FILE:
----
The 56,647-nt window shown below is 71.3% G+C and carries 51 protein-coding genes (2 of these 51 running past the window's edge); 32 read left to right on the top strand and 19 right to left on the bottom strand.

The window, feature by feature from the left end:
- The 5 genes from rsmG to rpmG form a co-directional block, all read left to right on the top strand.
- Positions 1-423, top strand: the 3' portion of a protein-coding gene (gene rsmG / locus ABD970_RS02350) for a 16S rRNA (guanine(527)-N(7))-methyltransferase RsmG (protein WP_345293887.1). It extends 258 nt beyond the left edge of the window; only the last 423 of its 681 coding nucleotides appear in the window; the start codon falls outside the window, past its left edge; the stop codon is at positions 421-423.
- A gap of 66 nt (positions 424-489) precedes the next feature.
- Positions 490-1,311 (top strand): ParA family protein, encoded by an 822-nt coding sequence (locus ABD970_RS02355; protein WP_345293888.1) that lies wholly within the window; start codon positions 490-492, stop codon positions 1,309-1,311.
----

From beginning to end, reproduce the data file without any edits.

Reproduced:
The 56,647-nt window shown below is 71.3% G+C and carries 51 protein-coding genes (2 of these 51 running past the window's edge); 32 read left to right on the top strand and 19 right to left on the bottom strand.

The window, feature by feature from the left end:
- The 5 genes from rsmG to rpmG form a co-directional block, all read left to right on the top strand.
- Positions 1-423, top strand: the 3' portion of a protein-coding gene (gene rsmG / locus ABD970_RS02350) for a 16S rRNA (guanine(527)-N(7))-methyltransferase RsmG (protein WP_345293887.1). It extends 258 nt beyond the left edge of the window; only the last 423 of its 681 coding nucleotides appear in the window; the start codon falls outside the window, past its left edge; the stop codon is at positions 421-423.
- A gap of 66 nt (positions 424-489) precedes the next feature.
- Positions 490-1,311 (top strand): ParA family protein, encoded by an 822-nt coding sequence (locus ABD970_RS02355; protein WP_345293888.1) that lies wholly within the window; start codon positions 490-492, stop codon positions 1,309-1,311.